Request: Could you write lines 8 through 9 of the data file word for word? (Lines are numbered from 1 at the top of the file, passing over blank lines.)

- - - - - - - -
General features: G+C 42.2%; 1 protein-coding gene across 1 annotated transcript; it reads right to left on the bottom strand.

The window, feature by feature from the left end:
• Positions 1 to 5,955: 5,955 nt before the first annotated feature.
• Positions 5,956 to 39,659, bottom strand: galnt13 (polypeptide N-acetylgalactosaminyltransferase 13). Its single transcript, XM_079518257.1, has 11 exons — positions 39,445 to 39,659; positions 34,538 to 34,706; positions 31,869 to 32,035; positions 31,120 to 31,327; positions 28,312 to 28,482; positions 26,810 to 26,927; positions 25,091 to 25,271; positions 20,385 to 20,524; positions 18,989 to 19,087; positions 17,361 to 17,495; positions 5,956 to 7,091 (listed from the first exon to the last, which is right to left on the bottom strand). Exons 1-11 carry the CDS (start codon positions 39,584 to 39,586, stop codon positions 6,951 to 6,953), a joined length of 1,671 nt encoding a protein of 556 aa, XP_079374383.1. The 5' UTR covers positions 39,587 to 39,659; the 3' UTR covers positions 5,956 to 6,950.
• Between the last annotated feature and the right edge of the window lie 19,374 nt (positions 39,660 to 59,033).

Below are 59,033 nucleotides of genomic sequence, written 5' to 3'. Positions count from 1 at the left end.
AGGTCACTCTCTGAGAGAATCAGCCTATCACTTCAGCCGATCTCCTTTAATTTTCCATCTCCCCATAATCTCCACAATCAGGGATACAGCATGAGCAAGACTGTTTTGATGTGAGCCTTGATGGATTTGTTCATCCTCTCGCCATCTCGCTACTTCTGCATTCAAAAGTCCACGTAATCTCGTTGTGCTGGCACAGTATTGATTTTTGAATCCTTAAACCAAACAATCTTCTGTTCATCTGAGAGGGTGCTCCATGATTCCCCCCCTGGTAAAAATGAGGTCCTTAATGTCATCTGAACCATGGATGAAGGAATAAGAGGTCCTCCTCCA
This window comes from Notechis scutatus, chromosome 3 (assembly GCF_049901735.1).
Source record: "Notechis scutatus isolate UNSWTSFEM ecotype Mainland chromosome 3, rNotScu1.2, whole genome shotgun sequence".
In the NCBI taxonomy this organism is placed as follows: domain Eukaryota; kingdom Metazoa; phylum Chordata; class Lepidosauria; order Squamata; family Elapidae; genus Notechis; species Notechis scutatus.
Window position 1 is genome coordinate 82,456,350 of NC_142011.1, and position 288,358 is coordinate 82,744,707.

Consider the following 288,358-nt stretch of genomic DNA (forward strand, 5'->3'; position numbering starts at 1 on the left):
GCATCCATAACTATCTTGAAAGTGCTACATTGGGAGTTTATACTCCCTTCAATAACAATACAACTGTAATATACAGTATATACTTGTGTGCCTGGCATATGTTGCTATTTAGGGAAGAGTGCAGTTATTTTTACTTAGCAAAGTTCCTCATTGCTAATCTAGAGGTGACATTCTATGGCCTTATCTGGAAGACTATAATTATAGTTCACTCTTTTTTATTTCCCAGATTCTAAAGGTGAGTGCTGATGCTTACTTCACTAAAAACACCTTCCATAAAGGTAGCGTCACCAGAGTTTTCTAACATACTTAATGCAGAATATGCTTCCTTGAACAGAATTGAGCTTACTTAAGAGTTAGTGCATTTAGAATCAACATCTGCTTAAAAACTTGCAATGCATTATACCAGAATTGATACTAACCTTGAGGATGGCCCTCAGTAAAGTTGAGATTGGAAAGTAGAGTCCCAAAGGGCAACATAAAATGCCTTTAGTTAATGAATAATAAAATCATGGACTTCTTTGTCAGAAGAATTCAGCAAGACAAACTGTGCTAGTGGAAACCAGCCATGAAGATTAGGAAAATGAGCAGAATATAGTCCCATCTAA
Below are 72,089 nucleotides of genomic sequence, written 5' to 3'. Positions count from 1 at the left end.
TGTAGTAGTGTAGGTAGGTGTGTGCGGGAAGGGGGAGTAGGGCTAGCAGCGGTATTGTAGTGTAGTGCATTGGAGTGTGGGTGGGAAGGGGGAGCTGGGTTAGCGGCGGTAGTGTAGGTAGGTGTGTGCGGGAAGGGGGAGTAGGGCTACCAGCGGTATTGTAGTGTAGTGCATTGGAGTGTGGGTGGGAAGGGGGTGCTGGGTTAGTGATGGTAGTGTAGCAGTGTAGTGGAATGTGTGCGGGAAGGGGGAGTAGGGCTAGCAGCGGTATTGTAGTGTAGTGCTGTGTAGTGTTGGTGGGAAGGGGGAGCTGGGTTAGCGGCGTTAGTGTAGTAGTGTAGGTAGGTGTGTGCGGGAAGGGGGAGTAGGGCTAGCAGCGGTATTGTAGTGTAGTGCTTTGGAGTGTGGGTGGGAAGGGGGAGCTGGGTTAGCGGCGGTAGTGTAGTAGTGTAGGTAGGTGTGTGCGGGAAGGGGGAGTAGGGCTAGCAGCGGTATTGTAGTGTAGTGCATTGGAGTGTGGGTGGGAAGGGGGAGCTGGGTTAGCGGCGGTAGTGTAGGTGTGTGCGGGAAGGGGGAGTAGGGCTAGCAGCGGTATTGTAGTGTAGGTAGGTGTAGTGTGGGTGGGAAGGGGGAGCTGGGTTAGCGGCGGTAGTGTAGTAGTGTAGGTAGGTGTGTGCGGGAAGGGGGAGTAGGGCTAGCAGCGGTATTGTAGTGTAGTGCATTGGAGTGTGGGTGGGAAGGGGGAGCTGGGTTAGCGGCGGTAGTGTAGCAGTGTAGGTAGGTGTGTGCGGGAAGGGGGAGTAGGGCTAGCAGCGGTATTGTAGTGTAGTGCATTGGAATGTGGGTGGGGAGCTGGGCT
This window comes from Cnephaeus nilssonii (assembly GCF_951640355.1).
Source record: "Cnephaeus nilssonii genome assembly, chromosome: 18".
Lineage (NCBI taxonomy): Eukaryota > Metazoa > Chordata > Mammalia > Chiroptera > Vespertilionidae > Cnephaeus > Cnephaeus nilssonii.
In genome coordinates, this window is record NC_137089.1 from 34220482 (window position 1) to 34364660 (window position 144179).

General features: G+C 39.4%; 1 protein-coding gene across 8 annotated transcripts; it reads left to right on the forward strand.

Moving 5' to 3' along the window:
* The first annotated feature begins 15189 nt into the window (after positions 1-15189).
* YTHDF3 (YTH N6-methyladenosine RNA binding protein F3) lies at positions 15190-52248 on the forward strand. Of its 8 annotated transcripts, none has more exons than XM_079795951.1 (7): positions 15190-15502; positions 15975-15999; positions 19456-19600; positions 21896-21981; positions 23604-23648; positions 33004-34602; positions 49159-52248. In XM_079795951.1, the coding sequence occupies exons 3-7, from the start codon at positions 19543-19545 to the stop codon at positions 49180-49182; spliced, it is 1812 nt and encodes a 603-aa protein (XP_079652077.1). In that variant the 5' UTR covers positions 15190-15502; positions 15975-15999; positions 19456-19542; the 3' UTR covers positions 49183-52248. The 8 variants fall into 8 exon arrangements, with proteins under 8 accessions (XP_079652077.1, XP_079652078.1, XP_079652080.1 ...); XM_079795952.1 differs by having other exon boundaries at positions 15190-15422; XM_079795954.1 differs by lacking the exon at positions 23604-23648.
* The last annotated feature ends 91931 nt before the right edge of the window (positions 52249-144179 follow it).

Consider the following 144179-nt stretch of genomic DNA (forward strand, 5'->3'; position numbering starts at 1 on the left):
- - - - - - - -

This window comes from Notechis scutatus, chromosome 3 (assembly GCF_049901735.1).
Source record: "Notechis scutatus isolate UNSWTSFEM ecotype Mainland chromosome 3, rNotScu1.2, whole genome shotgun sequence".